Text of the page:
The UK is blessed with 'weather' rather than 'climate' - i.e., like Forrest Gump's famous Box of Chocolates, you never know what you're going to get! Countries that have climates mostly know what the day's weather is going to become like: it's summer - it'll be hot and dry, and it'll probably rain at four inside afternoon; it's winter - it'll snow for three and a 50 percent months. Granted the climate is changing around the world as you read this, but you understand the principle? Inside UK we can have four seasons in an afternoon! Our winters vary, our summers vary even extra.
One day we can have numerous degrees of frost, and also the next, the wind changes plus the sun shines and warms our world up by fifteen degrees. This is fun - yes, really. Residing on a large island around the eastern edge of a large ocean brings unpredictability to the sky that we Brits love. What to wear? How to second guess the forecaster? Will it rain nowadays? Should I wear sun-screen?! I admit we Brits are obsessed with the weather, and therein lies a great teaching tool for my students of English as a Foreign (EFL) or second (ESL) language. I start each and every day with a comparative weather forecast. The student's home town forecast goes to the board, as does our local one. Think with the words we can learn together, not only weather words (which are different each and every day!), but comparatives by the bucketful (warmer, colder, wetter) and lots of strange English expressions - 'it's raining cats and dogs', to give you one example.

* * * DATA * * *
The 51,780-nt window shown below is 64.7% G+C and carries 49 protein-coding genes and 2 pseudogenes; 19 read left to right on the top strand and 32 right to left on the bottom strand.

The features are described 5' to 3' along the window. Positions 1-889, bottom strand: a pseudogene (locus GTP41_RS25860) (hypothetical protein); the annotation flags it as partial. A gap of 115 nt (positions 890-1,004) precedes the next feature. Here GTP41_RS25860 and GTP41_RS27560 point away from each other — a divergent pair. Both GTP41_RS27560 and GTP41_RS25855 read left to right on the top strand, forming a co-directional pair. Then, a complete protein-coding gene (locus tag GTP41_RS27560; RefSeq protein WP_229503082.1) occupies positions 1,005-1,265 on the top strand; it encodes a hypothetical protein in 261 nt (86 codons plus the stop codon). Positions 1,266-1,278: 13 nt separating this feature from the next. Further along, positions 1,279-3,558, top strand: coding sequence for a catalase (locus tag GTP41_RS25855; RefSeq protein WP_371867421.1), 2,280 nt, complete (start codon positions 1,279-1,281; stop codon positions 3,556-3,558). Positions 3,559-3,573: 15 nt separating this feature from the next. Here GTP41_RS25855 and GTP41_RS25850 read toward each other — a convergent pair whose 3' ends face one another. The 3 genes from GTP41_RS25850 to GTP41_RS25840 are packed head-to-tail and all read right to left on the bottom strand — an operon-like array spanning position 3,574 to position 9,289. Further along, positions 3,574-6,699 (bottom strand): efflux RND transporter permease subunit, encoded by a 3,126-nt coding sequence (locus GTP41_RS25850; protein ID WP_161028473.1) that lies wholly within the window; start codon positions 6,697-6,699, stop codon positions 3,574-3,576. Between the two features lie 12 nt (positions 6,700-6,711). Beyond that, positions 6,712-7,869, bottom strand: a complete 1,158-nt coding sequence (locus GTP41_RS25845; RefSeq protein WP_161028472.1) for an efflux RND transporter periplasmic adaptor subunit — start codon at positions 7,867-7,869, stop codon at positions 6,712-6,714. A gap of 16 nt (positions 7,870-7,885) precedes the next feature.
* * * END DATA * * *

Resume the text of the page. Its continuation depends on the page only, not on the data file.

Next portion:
Our forecast also allows the student to talk about home, and I have found the forecast has kicked off some great conversations. It becomes a daily ice-breaker, adding framework to our session through the start. Far more advanced lessons could involve looking at different forecasting methods and analysing them: listening to the radio, reading the paper, watching the television, considering folklore regarding the weather. The four key skills of reading, writing, listening and speaking can all be exercised by the weather: how about getting a small group to prepare a TV weather forecast sketch for you? What's the weather like where you are?